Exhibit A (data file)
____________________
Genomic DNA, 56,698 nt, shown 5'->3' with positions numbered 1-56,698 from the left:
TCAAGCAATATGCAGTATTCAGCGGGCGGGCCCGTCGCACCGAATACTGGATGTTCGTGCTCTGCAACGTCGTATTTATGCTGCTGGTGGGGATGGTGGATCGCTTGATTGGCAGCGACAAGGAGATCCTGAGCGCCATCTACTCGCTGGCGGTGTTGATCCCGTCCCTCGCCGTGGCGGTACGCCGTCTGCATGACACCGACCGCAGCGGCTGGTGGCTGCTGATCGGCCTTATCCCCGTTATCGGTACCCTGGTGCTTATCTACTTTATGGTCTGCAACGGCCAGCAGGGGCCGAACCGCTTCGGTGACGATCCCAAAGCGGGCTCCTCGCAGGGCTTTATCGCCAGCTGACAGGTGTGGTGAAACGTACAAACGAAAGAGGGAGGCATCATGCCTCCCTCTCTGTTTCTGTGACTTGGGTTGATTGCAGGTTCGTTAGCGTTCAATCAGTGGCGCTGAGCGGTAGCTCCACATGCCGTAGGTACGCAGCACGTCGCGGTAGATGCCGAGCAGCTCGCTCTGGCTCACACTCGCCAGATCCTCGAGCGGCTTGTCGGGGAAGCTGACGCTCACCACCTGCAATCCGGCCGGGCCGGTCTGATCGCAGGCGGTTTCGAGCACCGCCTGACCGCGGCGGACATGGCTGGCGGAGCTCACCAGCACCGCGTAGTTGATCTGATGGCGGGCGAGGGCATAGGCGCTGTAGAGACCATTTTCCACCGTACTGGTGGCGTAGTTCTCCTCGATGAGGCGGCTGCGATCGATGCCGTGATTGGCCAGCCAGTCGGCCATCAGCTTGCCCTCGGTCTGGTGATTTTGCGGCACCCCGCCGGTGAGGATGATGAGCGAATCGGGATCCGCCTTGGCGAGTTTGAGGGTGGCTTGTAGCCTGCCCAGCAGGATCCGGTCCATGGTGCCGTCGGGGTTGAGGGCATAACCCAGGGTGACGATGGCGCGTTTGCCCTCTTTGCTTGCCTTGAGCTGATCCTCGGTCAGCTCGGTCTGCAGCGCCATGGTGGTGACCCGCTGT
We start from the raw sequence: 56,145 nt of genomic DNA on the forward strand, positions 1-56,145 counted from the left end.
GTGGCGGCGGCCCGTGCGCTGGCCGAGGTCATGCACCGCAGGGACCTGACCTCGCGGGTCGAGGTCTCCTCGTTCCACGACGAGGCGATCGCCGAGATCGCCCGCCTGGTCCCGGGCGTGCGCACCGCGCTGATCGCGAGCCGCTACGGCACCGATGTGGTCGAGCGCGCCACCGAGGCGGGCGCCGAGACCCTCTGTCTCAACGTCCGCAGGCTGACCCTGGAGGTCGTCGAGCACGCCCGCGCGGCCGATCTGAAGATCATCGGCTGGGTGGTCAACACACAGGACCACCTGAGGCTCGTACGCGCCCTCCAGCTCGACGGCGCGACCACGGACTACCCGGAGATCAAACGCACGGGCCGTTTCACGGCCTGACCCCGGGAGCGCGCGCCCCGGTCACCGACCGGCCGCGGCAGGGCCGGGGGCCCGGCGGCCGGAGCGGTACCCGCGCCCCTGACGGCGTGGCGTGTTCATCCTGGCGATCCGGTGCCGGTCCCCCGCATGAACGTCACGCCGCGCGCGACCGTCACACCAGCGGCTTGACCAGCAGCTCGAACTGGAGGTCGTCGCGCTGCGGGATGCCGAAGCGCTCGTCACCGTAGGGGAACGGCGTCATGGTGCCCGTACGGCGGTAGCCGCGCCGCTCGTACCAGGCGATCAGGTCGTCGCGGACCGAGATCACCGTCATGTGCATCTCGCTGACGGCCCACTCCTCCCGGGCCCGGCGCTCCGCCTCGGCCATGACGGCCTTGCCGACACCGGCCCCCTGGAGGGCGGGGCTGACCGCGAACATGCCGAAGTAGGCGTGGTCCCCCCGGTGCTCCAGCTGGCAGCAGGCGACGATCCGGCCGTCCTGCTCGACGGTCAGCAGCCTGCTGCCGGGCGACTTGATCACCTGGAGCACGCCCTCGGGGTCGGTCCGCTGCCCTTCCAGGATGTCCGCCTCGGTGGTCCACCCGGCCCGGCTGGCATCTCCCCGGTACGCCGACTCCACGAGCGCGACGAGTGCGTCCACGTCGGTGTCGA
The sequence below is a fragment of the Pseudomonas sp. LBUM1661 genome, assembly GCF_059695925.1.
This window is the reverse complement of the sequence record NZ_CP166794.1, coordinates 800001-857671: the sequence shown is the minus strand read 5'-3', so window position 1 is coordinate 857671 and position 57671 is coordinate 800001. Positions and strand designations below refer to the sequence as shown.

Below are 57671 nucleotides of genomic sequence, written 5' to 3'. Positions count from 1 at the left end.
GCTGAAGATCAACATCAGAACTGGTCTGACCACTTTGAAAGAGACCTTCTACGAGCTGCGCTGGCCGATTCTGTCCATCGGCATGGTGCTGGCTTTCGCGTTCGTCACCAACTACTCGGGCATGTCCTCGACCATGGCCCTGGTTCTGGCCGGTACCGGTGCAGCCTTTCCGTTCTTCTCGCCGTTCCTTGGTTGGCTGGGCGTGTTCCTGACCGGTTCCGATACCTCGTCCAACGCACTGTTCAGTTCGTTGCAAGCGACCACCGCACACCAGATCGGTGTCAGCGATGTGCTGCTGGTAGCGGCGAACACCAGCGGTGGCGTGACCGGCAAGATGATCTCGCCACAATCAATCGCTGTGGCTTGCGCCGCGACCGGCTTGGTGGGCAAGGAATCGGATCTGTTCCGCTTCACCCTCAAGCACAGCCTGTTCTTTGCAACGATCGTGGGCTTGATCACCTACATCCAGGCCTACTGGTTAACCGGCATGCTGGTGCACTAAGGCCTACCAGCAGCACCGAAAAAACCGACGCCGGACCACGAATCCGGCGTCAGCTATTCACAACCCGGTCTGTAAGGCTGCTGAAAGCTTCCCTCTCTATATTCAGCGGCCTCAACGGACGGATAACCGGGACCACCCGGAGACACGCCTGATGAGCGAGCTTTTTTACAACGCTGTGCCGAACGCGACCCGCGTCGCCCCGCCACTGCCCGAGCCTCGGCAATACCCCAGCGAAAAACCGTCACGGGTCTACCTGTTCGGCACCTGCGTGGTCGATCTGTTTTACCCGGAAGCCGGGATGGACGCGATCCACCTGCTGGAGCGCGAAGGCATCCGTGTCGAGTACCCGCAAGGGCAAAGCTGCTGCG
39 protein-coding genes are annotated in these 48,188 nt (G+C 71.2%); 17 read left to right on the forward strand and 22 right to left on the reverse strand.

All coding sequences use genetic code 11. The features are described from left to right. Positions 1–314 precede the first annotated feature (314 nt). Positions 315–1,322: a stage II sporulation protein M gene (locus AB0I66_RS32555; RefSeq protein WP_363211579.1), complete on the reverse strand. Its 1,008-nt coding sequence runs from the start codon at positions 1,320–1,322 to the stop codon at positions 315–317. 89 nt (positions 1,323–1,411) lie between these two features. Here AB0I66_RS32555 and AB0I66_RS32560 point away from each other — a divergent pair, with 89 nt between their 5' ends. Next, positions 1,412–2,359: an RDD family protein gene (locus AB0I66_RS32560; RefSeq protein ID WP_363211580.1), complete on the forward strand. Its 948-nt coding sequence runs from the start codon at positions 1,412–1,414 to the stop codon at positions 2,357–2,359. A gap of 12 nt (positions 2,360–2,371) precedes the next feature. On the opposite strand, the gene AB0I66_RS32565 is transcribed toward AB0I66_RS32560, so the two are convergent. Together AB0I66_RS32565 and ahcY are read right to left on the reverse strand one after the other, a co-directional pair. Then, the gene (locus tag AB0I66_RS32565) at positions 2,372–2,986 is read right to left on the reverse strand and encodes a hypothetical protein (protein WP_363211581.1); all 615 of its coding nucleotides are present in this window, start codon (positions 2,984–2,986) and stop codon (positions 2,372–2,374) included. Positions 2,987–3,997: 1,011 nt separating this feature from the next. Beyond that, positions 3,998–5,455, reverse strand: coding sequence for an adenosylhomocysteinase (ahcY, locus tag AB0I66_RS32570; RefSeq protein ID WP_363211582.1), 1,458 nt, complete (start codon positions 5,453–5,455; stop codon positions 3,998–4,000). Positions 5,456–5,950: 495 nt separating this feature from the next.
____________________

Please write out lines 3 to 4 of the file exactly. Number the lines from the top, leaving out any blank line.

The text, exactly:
We start from the raw sequence: 56,145 nt of genomic DNA on the forward strand, positions 1-56,145 counted from the left end.
GTGGCGGCGGCCCGTGCGCTGGCCGAGGTCATGCACCGCAGGGACCTGACCTCGCGGGTCGAGGTCTCCTCGTTCCACGACGAGGCGATCGCCGAGATCGCCCGCCTGGTCCCGGGCGTGCGCACCGCGCTGATCGCGAGCCGCTACGGCACCGATGTGGTCGAGCGCGCCACCGAGGCGGGCGCCGAGACCCTCTGTCTCAACGTCCGCAGGCTGACCCTGGAGGTCGTCGAGCACGCCCGCGCGGCCGATCTGAAGATCATCGGCTGGGTGGTCAACACACAGGACCACCTGAGGCTCGTACGCGCCCTCCAGCTCGACGGCGCGACCACGGACTACCCGGAGATCAAACGCACGGGCCGTTTCACGGCCTGACCCCGGGAGCGCGCGCCCCGGTCACCGACCGGCCGCGGCAGGGCCGGGGGCCCGGCGGCCGGAGCGGTACCCGCGCCCCTGACGGCGTGGCGTGTTCATCCTGGCGATCCGGTGCCGGTCCCCCGCATGAACGTCACGCCGCGCGCGACCGTCACACCAGCGGCTTGACCAGCAGCTCGAACTGGAGGTCGTCGCGCTGCGGGATGCCGAAGCGCTCGTCACCGTAGGGGAACGGCGTCATGGTGCCCGTACGGCGGTAGCCGCGCCGCTCGTACCAGGCGATCAGGTCGTCGCGGACCGAGATCACCGTCATGTGCATCTCGCTGACGGCCCACTCCTCCCGGGCCCGGCGCTCCGCCTCGGCCATGACGGCCTTGCCGACACCGGCCCCCTGGAGGGCGGGGCTGACCGCGAACATGCCGAAGTAGGCGTGGTCCCCCCGGTGCTCCAGCTGGCAGCAGGCGACGATCCGGCCGTCCTGCTCGACGGTCAGCAGCCTGCTGCCGGGCGACTTGATCACCTGGAGCACGCCCTCGGGGTCGGTCCGCTGCCCTTCCAGGATGTCCGCCTCGGTGGTCCACCCGGCCCGGCTGGCATCTCCCCGGTACGCCGACTCCACGAGCGCGACGAGTGCGTCCACGTCGGTGTCGA